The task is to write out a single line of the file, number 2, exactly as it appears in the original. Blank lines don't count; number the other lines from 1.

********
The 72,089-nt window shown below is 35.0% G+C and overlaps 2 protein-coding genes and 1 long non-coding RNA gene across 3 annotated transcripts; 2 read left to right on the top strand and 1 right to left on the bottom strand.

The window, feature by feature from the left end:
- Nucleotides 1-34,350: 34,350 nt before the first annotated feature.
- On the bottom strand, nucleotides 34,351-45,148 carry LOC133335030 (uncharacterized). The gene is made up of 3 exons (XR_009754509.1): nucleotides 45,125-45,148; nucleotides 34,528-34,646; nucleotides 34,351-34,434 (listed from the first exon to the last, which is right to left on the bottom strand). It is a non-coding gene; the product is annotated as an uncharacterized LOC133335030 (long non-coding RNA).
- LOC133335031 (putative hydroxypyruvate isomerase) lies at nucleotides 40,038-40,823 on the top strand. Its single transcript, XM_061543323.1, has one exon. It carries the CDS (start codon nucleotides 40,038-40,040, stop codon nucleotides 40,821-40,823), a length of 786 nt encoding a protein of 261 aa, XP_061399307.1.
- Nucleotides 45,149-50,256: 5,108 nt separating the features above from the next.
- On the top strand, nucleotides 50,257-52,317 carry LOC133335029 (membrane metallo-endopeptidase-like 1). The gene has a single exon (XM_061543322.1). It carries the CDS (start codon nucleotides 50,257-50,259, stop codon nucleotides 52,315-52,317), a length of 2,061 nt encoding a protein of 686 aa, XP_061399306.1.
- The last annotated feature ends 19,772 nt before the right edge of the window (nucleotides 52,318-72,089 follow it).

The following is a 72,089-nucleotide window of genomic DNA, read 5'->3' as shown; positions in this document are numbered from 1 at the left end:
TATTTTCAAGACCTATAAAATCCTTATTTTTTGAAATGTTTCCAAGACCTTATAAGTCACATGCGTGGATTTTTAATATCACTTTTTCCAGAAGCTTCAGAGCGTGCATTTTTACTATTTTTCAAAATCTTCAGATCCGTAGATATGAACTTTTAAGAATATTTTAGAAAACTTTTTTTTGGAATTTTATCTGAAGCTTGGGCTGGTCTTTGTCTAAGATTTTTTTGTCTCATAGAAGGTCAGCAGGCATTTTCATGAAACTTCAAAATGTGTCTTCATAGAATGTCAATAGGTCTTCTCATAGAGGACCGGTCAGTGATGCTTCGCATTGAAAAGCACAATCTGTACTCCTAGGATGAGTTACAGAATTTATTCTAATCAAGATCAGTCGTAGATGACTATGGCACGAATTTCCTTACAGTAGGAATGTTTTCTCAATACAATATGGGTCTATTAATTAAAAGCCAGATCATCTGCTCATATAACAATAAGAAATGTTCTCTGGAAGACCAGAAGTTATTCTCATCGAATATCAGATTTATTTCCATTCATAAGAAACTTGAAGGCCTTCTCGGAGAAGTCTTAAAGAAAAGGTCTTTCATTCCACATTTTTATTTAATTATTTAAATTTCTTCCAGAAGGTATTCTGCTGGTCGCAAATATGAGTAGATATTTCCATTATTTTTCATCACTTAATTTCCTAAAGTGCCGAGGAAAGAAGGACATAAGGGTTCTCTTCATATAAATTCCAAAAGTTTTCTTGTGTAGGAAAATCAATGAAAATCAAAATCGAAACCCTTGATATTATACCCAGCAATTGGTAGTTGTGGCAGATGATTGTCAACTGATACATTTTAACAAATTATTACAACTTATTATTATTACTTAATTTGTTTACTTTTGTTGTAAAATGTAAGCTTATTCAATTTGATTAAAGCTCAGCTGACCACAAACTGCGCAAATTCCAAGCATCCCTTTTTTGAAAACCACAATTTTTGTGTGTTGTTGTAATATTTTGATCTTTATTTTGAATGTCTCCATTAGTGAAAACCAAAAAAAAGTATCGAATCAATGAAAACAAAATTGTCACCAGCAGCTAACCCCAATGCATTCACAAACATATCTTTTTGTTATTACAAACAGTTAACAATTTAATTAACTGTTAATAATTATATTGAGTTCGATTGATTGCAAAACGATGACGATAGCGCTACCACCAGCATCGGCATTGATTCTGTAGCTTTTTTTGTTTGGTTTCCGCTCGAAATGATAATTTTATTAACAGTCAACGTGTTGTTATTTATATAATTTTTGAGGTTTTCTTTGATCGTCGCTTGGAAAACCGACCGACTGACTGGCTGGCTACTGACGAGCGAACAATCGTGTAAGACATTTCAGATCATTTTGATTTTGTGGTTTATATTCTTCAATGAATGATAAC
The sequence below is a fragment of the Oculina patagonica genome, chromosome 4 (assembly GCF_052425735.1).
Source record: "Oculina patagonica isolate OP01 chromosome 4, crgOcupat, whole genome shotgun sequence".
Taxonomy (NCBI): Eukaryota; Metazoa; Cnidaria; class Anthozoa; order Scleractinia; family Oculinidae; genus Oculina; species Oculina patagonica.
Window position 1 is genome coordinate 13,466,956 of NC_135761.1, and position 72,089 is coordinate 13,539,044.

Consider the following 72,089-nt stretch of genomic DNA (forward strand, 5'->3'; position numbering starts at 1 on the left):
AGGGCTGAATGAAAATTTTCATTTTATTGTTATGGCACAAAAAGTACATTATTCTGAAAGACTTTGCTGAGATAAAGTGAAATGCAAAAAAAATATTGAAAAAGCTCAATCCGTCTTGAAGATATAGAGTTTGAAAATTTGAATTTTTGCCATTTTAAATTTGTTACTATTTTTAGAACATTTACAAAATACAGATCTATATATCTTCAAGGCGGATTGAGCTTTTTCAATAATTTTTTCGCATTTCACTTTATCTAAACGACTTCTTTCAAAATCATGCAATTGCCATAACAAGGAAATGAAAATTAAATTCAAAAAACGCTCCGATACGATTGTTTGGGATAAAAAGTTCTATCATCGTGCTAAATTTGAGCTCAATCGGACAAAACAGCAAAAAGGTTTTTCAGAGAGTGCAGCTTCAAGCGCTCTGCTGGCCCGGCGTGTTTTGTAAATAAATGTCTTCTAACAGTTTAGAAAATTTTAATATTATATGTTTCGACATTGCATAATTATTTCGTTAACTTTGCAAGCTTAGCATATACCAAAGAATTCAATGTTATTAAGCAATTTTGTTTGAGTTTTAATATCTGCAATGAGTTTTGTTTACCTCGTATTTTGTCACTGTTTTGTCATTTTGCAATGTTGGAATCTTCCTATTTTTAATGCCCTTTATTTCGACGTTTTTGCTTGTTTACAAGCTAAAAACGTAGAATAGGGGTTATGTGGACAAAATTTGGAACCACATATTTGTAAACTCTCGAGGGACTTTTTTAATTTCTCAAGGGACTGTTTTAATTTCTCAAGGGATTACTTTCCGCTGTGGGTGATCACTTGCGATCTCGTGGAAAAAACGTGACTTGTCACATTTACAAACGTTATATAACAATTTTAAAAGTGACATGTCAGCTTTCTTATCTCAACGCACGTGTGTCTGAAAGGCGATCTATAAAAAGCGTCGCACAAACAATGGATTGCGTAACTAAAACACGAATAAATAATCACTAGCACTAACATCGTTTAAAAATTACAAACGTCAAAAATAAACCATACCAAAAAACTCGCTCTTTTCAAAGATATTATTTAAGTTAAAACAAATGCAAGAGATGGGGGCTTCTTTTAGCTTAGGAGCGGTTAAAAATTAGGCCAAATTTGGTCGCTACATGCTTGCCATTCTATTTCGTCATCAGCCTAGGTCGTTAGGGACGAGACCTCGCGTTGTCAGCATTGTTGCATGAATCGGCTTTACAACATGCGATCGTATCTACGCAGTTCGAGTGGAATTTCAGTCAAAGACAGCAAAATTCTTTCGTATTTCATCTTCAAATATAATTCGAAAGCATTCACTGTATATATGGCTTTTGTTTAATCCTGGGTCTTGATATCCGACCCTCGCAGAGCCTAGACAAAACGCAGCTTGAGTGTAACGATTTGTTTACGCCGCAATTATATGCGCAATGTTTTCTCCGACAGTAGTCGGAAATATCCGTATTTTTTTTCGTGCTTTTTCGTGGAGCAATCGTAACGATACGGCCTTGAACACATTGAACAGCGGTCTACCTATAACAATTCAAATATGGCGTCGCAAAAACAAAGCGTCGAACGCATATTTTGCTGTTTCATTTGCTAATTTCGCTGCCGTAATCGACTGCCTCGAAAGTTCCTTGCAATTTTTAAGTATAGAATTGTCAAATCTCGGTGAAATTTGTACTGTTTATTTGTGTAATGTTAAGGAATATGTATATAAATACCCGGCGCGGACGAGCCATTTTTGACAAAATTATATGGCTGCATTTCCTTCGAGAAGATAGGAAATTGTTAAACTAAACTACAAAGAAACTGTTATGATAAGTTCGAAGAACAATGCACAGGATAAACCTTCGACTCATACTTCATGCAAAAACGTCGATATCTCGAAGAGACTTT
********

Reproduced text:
The window, feature by feature from the left end: